How did Labour climb 26 points to match Tories in opinion polls?
Johnson’s policy confusion and a change of opposition leader has had a dramatic impact
Britain’s prime minister Boris Johnson has seen the Tory party lose a 26 point opinion poll lead over Labour in six months. Photograph: Getty
Labour is now level-pegging with the Conservatives, according to the latest Opinium poll for the Observer, which shows the Tories have lost a massive 26-point lead in the five months since March.
The survey - which puts the two main parties on 40 per cent of the vote (the Conservatives are down two points and Labour up one point on a fortnight ago) - will cause further alarm in Tory ranks as internal unrest over the performance of Boris Johnson’s government grows.
At the same time it will be a boost for Labour, as MPs prepare to return to Westminster on Tuesday.
It is the first time since Mr Johnson became Tory leader that Labour has been level, and caps a remarkable surge since Keir Starmer took control of the main opposition party in April.
At the end of March, in the final days of Jeremy Corbyn’s leadership and when the country was rallying behind Johnson after he imposed the full lockdown on March 23rd, the Tories were 26 points ahead of Labour.
An Opinium poll at the end of the month put them on 54 per cent of the vote, and Labour on 28 per cent.
In the same poll at the end of March a large majority of people (65 per cent) approved of the way the government had handled the Coronavirus crisis, while 23 per cent disapproved.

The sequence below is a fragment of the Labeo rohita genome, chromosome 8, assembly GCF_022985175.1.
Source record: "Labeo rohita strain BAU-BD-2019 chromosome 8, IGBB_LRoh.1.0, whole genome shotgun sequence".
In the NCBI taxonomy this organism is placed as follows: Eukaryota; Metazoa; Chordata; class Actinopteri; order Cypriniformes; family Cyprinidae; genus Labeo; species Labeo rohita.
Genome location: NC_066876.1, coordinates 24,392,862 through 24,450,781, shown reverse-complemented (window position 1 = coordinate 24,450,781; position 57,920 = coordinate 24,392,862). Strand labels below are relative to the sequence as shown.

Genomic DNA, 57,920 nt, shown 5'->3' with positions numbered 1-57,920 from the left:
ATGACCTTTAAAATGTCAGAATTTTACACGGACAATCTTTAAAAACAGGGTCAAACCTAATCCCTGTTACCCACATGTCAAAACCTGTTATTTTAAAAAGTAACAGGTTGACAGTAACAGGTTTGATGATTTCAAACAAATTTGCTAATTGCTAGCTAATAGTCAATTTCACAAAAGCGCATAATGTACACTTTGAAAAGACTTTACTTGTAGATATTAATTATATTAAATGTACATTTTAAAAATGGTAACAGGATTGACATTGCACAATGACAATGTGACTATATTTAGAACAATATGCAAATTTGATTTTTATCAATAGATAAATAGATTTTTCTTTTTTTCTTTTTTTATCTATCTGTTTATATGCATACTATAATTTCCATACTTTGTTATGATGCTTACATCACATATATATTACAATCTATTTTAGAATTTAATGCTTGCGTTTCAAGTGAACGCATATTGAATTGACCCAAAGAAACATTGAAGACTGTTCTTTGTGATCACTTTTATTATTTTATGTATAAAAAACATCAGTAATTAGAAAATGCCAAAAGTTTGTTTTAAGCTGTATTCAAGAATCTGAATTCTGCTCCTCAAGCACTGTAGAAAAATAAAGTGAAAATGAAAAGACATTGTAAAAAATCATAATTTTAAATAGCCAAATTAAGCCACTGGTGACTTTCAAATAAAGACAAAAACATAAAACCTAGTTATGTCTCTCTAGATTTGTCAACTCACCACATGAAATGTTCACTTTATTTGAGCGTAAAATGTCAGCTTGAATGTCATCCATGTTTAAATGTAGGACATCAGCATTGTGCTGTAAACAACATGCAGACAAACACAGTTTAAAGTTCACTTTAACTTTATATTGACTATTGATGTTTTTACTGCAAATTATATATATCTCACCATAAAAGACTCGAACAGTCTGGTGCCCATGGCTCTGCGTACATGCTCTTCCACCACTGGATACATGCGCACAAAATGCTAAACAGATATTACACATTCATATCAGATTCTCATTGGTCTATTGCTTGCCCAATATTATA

Five months on, after the UK became one of the worst performing nations and ministers executed a string of policy U-turns, the proportion approving has more than halved to 31 per cent, and that disapproving has more than doubled to 47 per cent.
As schools prepare to reopen in England from Tuesday, a clear majority of people believe it will, however, be safe for young people to go back to the classrooms. Of those questioned, 63 per cent think it will be safe for primary schools to reopen while 30 per cent think it will not be.
For secondary schools, 60 per cent think it will be safe while 33 per cent have doubts.
More people (40 per cent) blame Gavin Williamson, the education secretary, for the recent exams fiasco than lay blame at the door of the regulator Ofqual (29 per cent) or teachers (10 per cent).
Commenting on Labour’s recovery, Adam Drummond of Opinium said: “This is the first time Labour have drawn level since July 2019 when both main parties were in freefall and losing votes to the Brexit Party and the Liberal Democrats.
“Since Boris Johnson became prime minister the Tories typically had a double-digit lead, peaking in March/April this year when they were seen to be handling the pandemic and lockdown fairly well while Labour changed leader. In the five months since that peak, the lead has gradually declined from 26 per cent to 0 per cent now.”